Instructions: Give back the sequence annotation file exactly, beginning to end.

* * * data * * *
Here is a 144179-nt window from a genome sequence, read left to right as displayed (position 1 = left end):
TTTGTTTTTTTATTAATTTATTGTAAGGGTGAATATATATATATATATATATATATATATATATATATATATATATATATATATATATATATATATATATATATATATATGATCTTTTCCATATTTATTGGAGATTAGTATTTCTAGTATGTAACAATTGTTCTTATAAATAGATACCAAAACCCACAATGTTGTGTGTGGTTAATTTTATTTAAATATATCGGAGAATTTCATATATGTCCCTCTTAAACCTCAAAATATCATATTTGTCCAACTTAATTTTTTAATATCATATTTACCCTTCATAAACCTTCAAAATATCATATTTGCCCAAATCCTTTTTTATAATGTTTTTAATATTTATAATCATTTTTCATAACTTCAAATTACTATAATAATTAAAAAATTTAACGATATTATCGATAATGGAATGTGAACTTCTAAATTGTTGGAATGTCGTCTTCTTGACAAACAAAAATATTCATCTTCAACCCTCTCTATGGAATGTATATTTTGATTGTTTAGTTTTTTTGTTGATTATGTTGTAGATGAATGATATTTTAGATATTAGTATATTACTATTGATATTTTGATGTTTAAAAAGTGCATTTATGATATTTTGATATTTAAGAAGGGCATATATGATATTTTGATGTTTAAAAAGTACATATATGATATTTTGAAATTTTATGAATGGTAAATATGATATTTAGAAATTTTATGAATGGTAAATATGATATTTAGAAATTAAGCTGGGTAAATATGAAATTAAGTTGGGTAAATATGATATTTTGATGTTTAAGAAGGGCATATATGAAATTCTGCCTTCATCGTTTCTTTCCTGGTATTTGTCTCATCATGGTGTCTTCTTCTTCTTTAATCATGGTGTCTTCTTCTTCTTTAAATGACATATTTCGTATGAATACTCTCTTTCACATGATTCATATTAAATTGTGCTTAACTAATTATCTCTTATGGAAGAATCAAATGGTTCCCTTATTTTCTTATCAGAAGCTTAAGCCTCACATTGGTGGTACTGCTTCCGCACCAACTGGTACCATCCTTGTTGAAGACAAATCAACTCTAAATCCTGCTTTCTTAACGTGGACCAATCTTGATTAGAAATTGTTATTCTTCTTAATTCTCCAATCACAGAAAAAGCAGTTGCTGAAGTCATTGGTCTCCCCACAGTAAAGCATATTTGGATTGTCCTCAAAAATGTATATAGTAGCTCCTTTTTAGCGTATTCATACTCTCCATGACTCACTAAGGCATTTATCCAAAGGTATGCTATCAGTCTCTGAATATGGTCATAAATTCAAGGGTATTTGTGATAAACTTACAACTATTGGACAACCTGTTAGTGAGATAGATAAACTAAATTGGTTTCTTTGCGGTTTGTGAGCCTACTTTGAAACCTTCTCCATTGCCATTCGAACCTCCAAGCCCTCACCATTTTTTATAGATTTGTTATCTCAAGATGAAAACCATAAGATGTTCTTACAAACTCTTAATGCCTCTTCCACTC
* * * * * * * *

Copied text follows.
Here is a 144179-nt window from a genome sequence, read left to right as displayed (position 1 = left end):
TTTGTTTTTTTATTAATTTATTGTAAGGGTGAATATATATATATATATATATATATATATATATATATATATATATATATATATATATATATATATATATATATATATATGATCTTTTCCATATTTATTGGAGATTAGTATTTCTAGTATGTAACAATTGTTCTTATAAATAGATACCAAAACCCACAATGTTGTGTGTGGTTAATTTTATTTAAATATATCGGAGAATTTCATATATGTCCCTCTTAAACCTCAAAATATCATATTTGTCCAACTTAATTTTTTAATATCATATTTACCCTTCATAAACCTTCAAAATATCATATTTGCCCAAATCCTTTTTTATAATGTTTTTAATATTTATAATCATTTTTCATAACTTCAAATTACTATAATAATTAAAAAATTTAACGATATTATCGATAATGGAATGTGAACTTCTAAATTGTTGGAATGTCGTCTTCTTGACAAACAAAAATATTCATCTTCAACCCTCTCTATGGAATGTATATTTTGATTGTTTAGTTTTTTTGTTGATTATGTTGTAGATGAATGATATTTTAGATATTAGTATATTACTATTGATATTTTGATGTTTAAAAAGTGCATTTATGATATTTTGATATTTAAGAAGGGCATATATGATATTTTGATGTTTAAAAAGTACATATATGATATTTTGAAATTTTATGAATGGTAAATATGATATTTAGAAATTTTATGAATGGTAAATATGATATTTAGAAATTAAGCTGGGTAAATATGAAATTAAGTTGGGTAAATATGATATTTTGATGTTTAAGAAGGGCATATATGAAATTCTGCCTTCATCGTTTCTTTCCTGGTATTTGTCTCATCATGGTGTCTTCTTCTTCTTTAATCATGGTGTCTTCTTCTTCTTTAAATGACATATTTCGTATGAATACTCTCTTTCACATGATTCATATTAAATTGTGCTTAACTAATTATCTCTTATGGAAGAATCAAATGGTTCCCTTATTTTCTTATCAGAAGCTTAAGCCTCACATTGGTGGTACTGCTTCCGCACCAACTGGTACCATCCTTGTTGAAGACAAATCAACTCTAAATCCTGCTTTCTTAACGTGGACCAATCTTGATTAGAAATTGTTATTCTTCTTAATTCTCCAATCACAGAAAAAGCAGTTGCTGAAGTCATTGGTCTCCCCACAGTAAAGCATATTTGGATTGTCCTCAAAAATGTATATAGTAGCTCCTTTTTAGCGTATTCATACTCTCCATGACTCACTAAGGCATTTATCCAAAGGTATGCTATCAGTCTCTGAATATGGTCATAAATTCAAGGGTATTTGTGATAAACTTACAACTATTGGACAACCTGTTAGTGAGATAGATAAACTAAATTGGTTTCTTTGCGGTTTGTGAGCCTACTTTGAAACCTTCTCCATTGCCATTCGAACCTCCAAGCCCTCACCATTTTTTATAGATTTGTTATCTCAAGATGAAAACCATAAGATGTTCTTACAAACTCTTAATGCCTCTTCCACTC